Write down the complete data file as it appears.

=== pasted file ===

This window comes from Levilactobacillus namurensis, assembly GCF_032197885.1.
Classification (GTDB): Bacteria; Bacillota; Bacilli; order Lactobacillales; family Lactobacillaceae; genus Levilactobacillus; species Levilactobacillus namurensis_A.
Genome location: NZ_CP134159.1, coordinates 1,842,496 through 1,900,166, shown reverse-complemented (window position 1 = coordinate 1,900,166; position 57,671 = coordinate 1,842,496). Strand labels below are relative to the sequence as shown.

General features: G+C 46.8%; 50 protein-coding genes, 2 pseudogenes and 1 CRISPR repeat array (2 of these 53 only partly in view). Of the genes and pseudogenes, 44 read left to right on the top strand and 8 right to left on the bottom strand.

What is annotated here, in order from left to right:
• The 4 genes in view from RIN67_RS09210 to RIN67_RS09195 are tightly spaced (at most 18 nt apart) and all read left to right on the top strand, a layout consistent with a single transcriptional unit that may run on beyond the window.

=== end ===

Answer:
This window comes from Levilactobacillus namurensis, assembly GCF_032197885.1.
Classification (GTDB): Bacteria; Bacillota; Bacilli; order Lactobacillales; family Lactobacillaceae; genus Levilactobacillus; species Levilactobacillus namurensis_A.
Genome location: NZ_CP134159.1, coordinates 1,842,496 through 1,900,166, shown reverse-complemented (window position 1 = coordinate 1,900,166; position 57,671 = coordinate 1,842,496). Strand labels below are relative to the sequence as shown.

General features: G+C 46.8%; 50 protein-coding genes, 2 pseudogenes and 1 CRISPR repeat array (2 of these 53 only partly in view). Of the genes and pseudogenes, 44 read left to right on the top strand and 8 right to left on the bottom strand.

What is annotated here, in order from left to right:
• The 4 genes in view from RIN67_RS09210 to RIN67_RS09195 are tightly spaced (at most 18 nt apart) and all read left to right on the top strand, a layout consistent with a single transcriptional unit that may run on beyond the window.